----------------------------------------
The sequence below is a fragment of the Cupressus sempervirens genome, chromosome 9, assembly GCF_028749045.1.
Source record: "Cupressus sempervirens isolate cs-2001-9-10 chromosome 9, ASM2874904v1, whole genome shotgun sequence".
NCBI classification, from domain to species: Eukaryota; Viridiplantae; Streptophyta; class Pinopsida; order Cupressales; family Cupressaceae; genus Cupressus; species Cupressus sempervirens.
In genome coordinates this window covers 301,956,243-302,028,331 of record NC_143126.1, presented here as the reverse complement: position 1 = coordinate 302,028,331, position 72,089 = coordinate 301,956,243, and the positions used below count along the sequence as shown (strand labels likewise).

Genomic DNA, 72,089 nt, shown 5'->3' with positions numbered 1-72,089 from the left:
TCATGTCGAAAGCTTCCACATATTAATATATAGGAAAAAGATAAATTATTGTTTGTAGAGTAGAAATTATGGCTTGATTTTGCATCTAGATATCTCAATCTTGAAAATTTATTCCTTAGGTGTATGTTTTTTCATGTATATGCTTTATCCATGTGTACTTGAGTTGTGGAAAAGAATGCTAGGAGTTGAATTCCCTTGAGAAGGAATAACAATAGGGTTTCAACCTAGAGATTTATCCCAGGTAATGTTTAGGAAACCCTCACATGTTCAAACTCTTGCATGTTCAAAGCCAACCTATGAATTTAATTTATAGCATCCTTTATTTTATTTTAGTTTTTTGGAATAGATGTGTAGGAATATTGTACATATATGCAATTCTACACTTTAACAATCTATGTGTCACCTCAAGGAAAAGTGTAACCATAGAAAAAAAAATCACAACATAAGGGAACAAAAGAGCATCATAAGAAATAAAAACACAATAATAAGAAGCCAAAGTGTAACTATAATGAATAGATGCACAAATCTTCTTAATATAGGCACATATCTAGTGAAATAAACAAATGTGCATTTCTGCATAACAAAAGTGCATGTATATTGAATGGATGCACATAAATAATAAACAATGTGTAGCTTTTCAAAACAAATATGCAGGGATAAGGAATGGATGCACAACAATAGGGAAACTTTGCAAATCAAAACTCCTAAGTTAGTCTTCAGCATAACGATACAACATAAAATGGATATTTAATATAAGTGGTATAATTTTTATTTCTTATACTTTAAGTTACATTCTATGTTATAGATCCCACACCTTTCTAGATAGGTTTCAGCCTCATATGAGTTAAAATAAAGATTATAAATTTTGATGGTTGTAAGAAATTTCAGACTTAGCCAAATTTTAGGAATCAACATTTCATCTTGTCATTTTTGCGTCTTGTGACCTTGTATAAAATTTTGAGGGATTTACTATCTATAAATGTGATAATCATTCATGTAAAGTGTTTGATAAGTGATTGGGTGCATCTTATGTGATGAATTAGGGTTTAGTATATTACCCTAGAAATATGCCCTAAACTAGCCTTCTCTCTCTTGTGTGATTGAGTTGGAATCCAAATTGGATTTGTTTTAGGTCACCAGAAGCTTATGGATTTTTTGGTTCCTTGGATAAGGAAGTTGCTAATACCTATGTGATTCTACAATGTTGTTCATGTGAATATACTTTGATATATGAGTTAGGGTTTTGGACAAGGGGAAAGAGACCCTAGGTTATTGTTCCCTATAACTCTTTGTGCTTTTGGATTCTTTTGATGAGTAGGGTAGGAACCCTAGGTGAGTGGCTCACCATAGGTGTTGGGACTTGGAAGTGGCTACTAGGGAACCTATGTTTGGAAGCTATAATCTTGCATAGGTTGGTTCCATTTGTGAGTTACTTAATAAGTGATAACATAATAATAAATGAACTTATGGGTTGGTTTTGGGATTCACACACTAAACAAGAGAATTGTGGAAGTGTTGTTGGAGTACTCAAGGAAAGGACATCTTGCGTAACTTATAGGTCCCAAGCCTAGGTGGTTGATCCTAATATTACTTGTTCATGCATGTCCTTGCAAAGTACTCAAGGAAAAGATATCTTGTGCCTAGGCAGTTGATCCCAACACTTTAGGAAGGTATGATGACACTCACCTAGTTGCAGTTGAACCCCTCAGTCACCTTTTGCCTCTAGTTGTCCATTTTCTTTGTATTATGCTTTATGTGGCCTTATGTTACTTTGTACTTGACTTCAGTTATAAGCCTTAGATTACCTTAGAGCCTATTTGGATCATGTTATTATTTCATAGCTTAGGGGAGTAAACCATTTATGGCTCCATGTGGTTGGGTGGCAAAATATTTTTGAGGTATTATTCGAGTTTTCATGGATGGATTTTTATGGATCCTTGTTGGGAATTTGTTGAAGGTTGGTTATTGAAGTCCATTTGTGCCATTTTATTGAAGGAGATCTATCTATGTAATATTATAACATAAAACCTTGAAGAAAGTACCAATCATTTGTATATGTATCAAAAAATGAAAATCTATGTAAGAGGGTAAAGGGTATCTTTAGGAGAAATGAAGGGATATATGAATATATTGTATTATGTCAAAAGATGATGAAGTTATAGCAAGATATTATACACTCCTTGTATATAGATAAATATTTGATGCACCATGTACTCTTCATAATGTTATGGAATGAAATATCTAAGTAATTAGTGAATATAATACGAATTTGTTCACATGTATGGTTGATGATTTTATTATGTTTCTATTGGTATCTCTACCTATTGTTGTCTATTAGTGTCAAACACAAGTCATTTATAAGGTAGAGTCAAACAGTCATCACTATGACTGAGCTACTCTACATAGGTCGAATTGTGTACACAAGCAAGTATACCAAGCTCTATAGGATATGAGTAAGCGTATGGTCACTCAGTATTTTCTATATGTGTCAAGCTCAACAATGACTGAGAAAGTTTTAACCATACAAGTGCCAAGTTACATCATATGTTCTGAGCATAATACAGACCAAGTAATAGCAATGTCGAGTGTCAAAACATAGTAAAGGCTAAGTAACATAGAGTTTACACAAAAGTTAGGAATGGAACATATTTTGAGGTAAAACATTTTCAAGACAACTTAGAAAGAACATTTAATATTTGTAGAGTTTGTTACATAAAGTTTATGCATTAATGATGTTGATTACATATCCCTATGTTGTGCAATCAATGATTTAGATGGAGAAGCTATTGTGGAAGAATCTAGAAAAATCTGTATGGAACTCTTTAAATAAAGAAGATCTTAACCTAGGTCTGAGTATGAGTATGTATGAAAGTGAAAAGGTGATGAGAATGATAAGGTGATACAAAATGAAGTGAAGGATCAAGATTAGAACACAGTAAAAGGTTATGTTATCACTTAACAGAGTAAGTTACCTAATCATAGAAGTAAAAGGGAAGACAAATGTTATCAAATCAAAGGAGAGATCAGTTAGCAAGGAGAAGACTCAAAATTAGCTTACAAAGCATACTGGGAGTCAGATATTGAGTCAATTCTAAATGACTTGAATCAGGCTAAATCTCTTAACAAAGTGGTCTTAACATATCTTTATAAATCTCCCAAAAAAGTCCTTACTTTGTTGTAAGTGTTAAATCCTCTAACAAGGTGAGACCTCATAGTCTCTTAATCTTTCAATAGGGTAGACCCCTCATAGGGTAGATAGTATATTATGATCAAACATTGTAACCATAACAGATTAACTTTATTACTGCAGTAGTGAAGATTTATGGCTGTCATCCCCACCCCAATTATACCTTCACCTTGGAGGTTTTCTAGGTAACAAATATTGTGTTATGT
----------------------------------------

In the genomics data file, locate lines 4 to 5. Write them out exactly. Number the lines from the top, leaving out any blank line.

In genome coordinates this window covers 301,956,243-302,028,331 of record NC_143126.1, presented here as the reverse complement: position 1 = coordinate 302,028,331, position 72,089 = coordinate 301,956,243, and the positions used below count along the sequence as shown (strand labels likewise).

Genomic DNA, 72,089 nt, shown 5'->3' with positions numbered 1-72,089 from the left: